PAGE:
Although Spain’s most celebrated cyclists have been victors of the three Grand Tours, Freire gained popularity, not for his Grand Tour riding, but for his abilities as a sprinter. He went on to win three World Championships, then the green jersey at the Tour de France and Milan-Sanremo three times, when people didn’t really know him, Meseguer noted. Joaquím Rodríguez then celebrated victories in two editions of Il Lombardia, as well as Flèche Wallonne. Then Valverde proved to be one of the most versatile riders Spain has ever had, winning many difficult races over his career. Despite their respective glittering palmarès, Contador remained the country’s most cherished rider.
“If Valverde was Belgian, he’d be a king in his country,” Meseguer joked. “But as he is Spanish and the culture has been so much around Grand Tours, he’s not as popular as Contador.”
Of the many things that characterised this generation, there is one in particular that stands out, with this being their knack to make history by continuously pushing the limits of what had been thought possible. But slowly one by one, the riders retired, and when Valverde retired last year at the age of 42, he was the last of Spain’s golden generation call time. Having raced from 2002 until 2022, participating in 32 Grand Tours and adding 133 professional victories to his palmarès, including the Vuelta a España in 2009, nine Ardennes Classics, and the World Championship road race title in 2018.
“He has been a very unique rider, and this is not said just by Spanish journalists. I mean, if you go inside the peloton and ask about this, you’ll hear the respect they have because no one better than a cyclist understands how much it takes to race and win this or that,” she said. “He’s a unique rider, not only because of his achievements, but the way he sees and enjoys cycling. He loves his bike so much, he doesn’t understand his life without it.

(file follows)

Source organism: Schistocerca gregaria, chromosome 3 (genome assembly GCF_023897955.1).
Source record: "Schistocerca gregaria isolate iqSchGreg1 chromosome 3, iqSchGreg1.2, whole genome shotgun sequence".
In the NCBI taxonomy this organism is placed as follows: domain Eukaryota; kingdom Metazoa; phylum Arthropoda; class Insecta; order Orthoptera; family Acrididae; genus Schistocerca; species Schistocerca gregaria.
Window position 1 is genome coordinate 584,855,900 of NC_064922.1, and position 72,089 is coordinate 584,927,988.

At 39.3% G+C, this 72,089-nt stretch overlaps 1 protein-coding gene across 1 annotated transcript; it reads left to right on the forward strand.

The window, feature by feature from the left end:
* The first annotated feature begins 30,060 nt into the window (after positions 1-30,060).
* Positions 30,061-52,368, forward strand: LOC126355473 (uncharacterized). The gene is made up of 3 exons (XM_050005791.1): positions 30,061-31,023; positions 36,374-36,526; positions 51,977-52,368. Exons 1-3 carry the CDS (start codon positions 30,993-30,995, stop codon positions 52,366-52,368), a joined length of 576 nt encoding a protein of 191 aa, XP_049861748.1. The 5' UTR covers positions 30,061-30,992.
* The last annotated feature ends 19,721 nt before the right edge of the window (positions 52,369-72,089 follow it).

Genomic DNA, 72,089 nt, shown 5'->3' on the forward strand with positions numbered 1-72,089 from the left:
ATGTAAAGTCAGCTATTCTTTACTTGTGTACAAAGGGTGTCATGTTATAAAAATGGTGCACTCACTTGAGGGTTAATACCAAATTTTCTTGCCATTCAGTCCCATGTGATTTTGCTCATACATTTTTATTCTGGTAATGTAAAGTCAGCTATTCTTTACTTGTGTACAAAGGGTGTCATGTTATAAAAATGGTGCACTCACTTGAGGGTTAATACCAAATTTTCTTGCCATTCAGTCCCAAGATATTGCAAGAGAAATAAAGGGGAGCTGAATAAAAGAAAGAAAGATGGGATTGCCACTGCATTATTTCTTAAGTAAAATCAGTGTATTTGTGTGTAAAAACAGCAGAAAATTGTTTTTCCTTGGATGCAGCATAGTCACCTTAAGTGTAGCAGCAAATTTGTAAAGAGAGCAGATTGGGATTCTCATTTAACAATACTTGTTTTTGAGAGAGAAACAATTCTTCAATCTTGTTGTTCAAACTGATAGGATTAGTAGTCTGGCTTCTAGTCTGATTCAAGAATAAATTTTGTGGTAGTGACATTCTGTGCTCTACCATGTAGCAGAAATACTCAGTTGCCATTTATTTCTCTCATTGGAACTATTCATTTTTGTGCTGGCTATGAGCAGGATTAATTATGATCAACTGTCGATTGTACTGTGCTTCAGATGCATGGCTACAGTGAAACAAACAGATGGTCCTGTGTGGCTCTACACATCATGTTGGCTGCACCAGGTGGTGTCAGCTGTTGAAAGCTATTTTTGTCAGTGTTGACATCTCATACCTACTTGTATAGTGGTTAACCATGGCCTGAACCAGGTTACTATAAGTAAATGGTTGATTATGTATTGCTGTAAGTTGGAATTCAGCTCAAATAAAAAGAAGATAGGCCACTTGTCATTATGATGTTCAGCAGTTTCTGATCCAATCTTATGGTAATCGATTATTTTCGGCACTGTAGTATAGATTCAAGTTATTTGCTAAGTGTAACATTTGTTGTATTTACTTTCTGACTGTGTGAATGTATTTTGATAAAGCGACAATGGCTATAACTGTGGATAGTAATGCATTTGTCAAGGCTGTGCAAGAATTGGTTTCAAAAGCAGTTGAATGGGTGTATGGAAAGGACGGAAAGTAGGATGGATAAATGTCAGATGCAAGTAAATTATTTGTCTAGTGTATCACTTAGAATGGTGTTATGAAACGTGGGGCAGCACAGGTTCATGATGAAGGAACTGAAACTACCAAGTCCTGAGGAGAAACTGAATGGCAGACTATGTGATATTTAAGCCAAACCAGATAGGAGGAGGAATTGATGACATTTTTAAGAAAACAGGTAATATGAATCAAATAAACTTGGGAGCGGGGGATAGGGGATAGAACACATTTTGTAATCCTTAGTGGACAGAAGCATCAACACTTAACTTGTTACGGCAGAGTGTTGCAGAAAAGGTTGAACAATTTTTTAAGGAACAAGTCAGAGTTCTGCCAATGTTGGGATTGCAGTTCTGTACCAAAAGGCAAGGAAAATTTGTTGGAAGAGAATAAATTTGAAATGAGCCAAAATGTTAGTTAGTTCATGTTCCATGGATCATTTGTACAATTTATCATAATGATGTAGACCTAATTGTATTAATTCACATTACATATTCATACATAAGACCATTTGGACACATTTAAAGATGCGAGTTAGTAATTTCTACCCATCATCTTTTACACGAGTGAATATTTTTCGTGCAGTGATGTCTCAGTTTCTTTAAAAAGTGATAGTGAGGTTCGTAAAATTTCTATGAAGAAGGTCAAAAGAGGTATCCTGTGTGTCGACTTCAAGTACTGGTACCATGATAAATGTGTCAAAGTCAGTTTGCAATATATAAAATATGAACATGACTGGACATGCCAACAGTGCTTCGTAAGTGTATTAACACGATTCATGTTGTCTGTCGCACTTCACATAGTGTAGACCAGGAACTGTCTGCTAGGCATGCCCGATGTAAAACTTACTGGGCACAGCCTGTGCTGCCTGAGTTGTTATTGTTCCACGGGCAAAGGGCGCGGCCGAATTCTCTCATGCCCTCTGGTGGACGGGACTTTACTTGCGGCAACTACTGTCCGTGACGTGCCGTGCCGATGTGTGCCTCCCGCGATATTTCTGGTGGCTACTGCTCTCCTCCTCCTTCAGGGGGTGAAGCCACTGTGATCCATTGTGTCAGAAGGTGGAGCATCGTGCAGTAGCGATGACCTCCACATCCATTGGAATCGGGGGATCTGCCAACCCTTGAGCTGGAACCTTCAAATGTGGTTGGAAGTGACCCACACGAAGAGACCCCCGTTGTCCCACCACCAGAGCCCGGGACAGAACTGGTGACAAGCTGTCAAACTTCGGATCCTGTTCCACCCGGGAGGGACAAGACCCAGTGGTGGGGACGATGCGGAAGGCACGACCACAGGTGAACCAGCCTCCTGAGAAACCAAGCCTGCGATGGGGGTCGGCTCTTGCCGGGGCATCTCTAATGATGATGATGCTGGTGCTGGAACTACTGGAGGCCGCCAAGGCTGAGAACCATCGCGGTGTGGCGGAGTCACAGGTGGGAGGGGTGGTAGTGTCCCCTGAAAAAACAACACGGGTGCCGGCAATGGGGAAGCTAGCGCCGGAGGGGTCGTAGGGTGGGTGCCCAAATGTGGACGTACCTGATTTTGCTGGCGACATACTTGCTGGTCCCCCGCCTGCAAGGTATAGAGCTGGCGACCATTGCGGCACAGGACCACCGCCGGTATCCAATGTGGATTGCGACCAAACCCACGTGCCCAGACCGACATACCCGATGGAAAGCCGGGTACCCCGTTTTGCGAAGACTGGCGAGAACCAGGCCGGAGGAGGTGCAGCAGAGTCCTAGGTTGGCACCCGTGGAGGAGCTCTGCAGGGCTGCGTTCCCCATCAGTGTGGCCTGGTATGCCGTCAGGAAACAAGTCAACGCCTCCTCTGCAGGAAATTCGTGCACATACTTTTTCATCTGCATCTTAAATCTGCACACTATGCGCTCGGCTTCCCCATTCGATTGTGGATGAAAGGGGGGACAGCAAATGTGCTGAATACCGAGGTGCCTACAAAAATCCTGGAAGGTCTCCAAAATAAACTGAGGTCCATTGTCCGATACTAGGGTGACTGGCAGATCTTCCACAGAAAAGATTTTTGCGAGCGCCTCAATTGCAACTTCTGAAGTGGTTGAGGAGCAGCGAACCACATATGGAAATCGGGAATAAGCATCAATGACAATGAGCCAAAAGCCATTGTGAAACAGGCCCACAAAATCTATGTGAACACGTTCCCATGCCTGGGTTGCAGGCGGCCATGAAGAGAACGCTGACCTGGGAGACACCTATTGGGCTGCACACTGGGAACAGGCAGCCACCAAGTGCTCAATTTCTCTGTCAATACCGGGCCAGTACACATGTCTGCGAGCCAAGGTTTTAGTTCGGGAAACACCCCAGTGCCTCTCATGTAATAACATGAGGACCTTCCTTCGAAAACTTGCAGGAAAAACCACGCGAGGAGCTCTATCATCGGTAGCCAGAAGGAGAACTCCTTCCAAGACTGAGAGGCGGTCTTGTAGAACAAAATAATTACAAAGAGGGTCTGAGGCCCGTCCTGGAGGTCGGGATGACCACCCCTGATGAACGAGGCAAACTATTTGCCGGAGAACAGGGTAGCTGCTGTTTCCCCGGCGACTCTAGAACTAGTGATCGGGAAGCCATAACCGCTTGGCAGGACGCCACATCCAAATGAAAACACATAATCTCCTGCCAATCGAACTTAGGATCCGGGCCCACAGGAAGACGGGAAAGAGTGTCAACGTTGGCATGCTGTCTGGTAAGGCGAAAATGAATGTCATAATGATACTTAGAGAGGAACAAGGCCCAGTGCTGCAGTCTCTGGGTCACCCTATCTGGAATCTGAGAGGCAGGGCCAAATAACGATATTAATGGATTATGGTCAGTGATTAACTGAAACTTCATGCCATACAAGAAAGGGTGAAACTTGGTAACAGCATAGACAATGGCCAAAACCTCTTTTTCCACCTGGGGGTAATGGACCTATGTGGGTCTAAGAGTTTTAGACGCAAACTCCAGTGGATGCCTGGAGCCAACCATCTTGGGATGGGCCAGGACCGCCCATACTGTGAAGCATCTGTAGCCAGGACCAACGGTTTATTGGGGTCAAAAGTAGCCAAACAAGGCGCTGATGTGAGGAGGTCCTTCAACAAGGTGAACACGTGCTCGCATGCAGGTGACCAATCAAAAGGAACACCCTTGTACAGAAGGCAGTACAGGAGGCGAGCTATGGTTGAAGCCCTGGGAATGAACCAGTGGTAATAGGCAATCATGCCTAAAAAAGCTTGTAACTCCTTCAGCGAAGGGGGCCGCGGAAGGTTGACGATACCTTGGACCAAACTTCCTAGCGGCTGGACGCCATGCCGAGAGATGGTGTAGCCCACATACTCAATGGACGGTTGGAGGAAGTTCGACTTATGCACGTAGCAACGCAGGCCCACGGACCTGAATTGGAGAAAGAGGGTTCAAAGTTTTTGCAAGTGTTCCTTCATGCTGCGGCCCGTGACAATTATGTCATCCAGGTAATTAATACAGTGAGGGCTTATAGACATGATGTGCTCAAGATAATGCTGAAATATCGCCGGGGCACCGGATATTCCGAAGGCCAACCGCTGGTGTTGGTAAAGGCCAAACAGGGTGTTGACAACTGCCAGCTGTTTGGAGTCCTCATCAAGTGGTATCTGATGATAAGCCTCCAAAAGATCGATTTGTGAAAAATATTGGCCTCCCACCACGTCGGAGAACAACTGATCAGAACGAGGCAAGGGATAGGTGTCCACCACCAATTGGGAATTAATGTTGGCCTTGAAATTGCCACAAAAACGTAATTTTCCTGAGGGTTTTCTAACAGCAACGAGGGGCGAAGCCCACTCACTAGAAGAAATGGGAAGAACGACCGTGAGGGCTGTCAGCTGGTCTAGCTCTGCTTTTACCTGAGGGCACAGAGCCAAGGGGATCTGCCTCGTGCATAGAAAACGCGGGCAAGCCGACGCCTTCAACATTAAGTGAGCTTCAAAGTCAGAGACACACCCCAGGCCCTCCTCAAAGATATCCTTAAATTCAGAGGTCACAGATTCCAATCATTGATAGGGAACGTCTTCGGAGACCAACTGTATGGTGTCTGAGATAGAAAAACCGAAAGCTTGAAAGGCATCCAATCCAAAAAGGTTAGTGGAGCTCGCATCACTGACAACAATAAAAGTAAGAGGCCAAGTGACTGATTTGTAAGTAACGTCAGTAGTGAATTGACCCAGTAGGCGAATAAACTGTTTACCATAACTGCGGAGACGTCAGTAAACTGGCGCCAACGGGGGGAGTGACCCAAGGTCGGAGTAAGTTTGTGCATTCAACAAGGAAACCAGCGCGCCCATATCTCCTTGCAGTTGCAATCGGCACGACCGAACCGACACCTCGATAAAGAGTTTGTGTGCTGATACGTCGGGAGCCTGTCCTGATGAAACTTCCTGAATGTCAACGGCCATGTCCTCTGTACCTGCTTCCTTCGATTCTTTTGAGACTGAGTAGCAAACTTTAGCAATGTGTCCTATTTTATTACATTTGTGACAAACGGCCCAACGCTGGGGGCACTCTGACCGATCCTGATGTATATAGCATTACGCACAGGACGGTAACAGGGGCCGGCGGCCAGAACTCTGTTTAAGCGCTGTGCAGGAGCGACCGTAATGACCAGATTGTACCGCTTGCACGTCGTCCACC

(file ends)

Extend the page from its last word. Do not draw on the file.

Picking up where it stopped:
“There must have been tough moments, but he’s so humble, a normal guy. Of course, we will miss that. We miss that already.”
A new generation
As with everything, there is a moment in time when the older generation clears a path for those younger to fill its gap, and over the past few years there has been a changing of the guard for Spain’s professional cyclists. While there are riders such as Mikel Landa and Enric Mas stepping in for the now-retired golden era, they haven't yet replicated the winning streak that defined their legendary predecessors. However, two riders have been catching the attention of the Spanish fans – Juan Ayuso and Carlos Rodríguez. Aged 22, Rodríguez came fifth in this year’s Tour de France as well as taking a prestigious stage win. And Ayuso, only 20 years old, came third in last year’s Vuelta and second in this year’s Tour de Suisse.
“It’s super exciting,” Meseguer said. “Because when these guys, like Alberto, were this young, they were not as good as Juan Ayuso and Carlos Rodríguez.”
Ayuso will be the GC hopeful for Spain in the Vuelta this year, coming third last year in his debut at just 19. On home soil, he’ll have the whole country cheering for him as he takes on the gruelling lap around Spain that’s entrenched in dark secrets, triumphs, rivalry and admiration. As the curtain falls on the golden era of Spanish cycling, a fresh chapter unfurls for the nation. Simultaneously, Meseguer anticipates a new phase in her career, delving into the world of emerging cyclists—exploring their formative years, their attributes, their traits, and their strategic approaches. But despite this, she added, “It’s nice to live a story from the beginning.”